Friday, 12 August 2016
House price growth eases in Scotland while demand and sales fall
House price growth in Scotland continued to slow during July, while key indicators covering price expectations, buyer enquiries, agreed sales and new instructions all remained negative, according to the latest RICS UK Residential Market Survey.
The Scottish house price measure remained in positive territory, albeit marginally, with just 8% more respondents reporting a rise rather than fall in prices. Slowing house price growth is evident across most UK, with the London price indicator remains more downbeat (net balance of -33%) which is broadly consistent with an outright drop in prices in the capital. As price growth slows for now, near term price expectations across the UK were negative for the third month in succession with 12% more respondents predicting a decline in house prices over the next three months.
As activity falters, interest from new buyers in Scotland also continues to wane, with the results showing a third consecutive month of falling demand (net balance of -18%).
Lack of stock in the Scottish housing market continues to cause ripples, with new instructions falling again in the month of July. 14% more respondents to the survey have seen a fall in new instructions and supply is at or around record lows in most parts of the UK. In line with the dip in demand and the worsening supply position, sales declined sharply. Throughout Scotland, 11% more respondents reported a fall in transactions. This reflects a continuation of a trend that started back in April following the implementation of the tax surcharge on investment purchases. Anecdotal reports provided by contributors to the survey suggest both the tax change and the ongoing fall-out from the EU referendum are contributing to the current mood in the market.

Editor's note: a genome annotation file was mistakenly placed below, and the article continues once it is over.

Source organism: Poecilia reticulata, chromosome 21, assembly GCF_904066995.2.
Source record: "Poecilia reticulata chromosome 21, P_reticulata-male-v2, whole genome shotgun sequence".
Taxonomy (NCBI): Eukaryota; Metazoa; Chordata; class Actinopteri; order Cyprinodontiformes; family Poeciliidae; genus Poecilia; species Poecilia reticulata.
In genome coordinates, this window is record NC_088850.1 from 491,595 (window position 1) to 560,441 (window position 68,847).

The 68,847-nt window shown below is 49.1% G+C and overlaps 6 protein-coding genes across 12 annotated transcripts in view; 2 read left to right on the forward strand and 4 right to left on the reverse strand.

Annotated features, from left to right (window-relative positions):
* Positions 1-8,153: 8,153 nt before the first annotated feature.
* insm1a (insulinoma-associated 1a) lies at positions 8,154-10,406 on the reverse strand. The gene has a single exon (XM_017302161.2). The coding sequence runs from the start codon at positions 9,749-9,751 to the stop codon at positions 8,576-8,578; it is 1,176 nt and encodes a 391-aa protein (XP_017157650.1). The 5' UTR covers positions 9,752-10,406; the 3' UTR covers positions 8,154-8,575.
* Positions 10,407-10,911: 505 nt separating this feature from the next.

Greg Davidson MRICS, Graham + Sibbald, commented: “Political uncertainty has had an impact, but initial feedback suggests this is maybe short term for the majority of the mainstream domestic market. Scotland’s prime markets may have a slower recovery, but these still offer good value for money.”
Significantly looking a little further out, key RICS indicators for the UK are up in July from June and show both sales and price expectations at the twelve month time horizon returning to positive territory, albeit relatively modestly so, and well down on the numbers recorded through 2015 and the early part of this year.
RICS chief economist Simon Rubinsohn commented: “The housing market is currently balancing a raft of somewhat mixed economic news alongside the latest policy measures announced by the Bank of England, which have already begun to lower cost of mortgage finance. Against this backdrop, it is not altogether surprising that near term activity measures remain relatively flat. However the rebound in the key twelve month indicators in the July survey suggest that confidence remains more resilient than might have been anticipated.
“Critically, it is hard to escape the stark message regarding supply that is evident in the latest set of results with RICS data showing inventories on agents’ books around historic lows on average. This is a long running story that may have been exacerbated by recent events, but clearly needs urgent action from the Scottish Government.”